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 Post subject: Carousel
PostPosted: Thu Sep 04, 2003 11:56 pm 
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Location: London, England; Tallinn, Estonia
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Carousel - Churchill Theatre, Bromley
By By James Green for The Stage


This musical written more than 50 years ago was Richard Rodgers' favourite among all his triumphs. Set in another century there is no reason why it should not succeed for the next 50 years. The fact it has collected 18 awards in New York and London highlights its stage pedigree.

What we now have is a new production which – with a break for panto – will tour until May. And if the cast can continue with the same enthusiasm a box office success is assured.

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<small>[ 05 September 2003, 03:10 AM: Message edited by: Stuart Sweeney ]</small>


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 Post subject: Re: Carousel
PostPosted: Thu Sep 18, 2003 2:57 am 
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Location: London, England; Tallinn, Estonia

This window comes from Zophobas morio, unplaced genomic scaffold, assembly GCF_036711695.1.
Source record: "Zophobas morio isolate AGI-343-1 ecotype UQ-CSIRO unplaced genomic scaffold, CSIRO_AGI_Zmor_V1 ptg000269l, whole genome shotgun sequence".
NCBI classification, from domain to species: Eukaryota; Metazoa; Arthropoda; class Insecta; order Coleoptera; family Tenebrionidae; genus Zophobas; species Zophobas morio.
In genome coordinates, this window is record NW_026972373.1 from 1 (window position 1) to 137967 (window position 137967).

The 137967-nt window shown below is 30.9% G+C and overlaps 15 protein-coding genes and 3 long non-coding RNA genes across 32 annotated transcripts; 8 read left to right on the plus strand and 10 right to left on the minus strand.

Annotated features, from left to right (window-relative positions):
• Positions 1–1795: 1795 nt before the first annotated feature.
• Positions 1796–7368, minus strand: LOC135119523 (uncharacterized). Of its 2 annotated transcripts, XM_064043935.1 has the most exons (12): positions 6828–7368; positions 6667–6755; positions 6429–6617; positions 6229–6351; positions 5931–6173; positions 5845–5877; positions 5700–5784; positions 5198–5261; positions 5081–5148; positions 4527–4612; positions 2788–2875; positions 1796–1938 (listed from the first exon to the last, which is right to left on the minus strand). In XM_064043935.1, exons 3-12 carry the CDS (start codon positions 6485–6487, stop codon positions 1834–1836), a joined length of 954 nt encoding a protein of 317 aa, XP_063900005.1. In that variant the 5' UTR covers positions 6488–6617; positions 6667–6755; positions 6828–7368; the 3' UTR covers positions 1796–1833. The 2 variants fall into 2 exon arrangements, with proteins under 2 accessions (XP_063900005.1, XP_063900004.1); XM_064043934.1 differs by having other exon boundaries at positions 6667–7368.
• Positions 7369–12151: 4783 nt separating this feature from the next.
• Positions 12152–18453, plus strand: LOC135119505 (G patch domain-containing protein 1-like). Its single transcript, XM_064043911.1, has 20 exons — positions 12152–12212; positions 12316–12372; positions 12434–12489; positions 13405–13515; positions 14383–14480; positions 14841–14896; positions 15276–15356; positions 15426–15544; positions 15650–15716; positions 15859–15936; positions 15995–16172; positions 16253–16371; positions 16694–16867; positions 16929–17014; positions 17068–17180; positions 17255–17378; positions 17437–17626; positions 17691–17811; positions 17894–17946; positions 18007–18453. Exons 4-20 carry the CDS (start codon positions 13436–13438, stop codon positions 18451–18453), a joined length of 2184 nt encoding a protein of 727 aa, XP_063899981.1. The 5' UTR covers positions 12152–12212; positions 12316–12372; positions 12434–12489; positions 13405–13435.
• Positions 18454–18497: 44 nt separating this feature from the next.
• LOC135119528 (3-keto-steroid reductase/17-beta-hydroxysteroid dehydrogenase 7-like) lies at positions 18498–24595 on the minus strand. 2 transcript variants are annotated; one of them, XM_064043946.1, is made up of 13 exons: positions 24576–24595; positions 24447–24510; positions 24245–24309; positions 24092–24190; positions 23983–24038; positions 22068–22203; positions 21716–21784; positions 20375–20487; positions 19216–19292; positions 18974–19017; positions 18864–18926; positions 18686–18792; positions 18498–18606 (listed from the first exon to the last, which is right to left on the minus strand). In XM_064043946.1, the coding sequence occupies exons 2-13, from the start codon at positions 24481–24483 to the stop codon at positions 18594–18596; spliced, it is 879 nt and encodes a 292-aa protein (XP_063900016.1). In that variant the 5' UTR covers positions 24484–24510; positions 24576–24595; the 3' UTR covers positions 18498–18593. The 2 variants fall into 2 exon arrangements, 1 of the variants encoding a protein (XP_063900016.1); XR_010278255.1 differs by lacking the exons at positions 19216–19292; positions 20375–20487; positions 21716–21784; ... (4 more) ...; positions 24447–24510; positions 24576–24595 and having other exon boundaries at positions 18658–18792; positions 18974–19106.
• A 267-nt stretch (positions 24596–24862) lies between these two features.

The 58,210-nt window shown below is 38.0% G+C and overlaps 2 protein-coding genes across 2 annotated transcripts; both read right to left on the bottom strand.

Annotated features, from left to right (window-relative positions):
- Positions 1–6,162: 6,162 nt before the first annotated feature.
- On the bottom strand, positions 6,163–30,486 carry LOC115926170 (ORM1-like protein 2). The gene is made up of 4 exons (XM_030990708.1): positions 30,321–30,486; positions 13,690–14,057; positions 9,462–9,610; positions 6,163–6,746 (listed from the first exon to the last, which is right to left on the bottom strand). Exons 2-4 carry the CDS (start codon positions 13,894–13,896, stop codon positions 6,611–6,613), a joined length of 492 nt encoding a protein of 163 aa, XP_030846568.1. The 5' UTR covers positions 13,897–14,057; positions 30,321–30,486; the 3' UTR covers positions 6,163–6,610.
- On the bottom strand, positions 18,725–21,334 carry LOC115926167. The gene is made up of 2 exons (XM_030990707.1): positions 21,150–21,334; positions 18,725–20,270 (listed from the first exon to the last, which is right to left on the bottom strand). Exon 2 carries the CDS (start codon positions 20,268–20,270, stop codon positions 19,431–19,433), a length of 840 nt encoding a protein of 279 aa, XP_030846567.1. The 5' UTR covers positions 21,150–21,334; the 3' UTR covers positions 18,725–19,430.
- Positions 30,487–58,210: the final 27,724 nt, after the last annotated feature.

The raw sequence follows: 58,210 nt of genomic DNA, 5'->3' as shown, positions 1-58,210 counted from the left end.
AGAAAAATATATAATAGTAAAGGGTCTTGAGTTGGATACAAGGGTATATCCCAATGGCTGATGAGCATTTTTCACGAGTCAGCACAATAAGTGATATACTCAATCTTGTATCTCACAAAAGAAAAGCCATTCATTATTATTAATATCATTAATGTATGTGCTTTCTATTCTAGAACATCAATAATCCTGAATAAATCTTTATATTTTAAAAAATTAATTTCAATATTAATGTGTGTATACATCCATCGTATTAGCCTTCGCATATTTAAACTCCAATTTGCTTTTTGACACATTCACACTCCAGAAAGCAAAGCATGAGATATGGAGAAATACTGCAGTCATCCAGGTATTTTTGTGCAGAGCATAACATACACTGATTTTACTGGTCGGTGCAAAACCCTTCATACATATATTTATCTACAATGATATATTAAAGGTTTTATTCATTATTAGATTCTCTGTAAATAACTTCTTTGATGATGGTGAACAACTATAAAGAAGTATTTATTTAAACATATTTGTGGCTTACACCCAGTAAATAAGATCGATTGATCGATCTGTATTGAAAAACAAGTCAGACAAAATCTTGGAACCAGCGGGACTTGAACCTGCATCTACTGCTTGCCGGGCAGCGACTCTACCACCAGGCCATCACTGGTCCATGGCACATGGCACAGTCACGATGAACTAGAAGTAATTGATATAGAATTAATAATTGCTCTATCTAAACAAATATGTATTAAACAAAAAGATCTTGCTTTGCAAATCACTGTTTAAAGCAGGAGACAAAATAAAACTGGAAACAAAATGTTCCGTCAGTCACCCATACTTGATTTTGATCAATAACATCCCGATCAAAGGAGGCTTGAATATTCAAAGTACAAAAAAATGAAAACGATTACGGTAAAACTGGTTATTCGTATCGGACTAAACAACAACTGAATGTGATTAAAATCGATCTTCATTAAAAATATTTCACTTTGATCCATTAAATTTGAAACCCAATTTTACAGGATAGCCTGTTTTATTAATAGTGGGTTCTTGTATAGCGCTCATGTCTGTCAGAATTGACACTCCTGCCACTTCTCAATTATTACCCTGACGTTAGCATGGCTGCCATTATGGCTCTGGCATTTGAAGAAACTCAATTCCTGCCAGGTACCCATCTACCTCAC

Carousel, Playhouse, Edinburgh
By KEITH BRUCE for The Herald


If I pretended to understand fully how the allocation of performing rights are, er, allocated, I would be, well, pretending. But it seems to me we might be better served if producers Martin Dodd and Peter Frosdick of UK Productions got out of the way and let others get on with the job.
Foisting soap "stars" on us in roles for which they are ill-equipped as young talented folk run about daft covering their deficiencies is scarcely the best way to preserve a show.

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Carousel
By STRUAN MACKENZIE

THIS lavish run of Rodgers & Hammerstein’s near 60-year-old musical will undoubtedly divide audiences.

On the one hand, the acting, singing, choreography (from everyone’s favourite jungle-dwelling dance-meister Wayne Sleep) and set design are faultless, beautiful and arresting.

On the other hand, it’s still a story about a carnival worker who beats up his wife then finds redemption because, deep down, he still loves her really.

The question is whether such a horrendously dated conceit can still sit comfortably and happily next to the discerning modern theatregoer.

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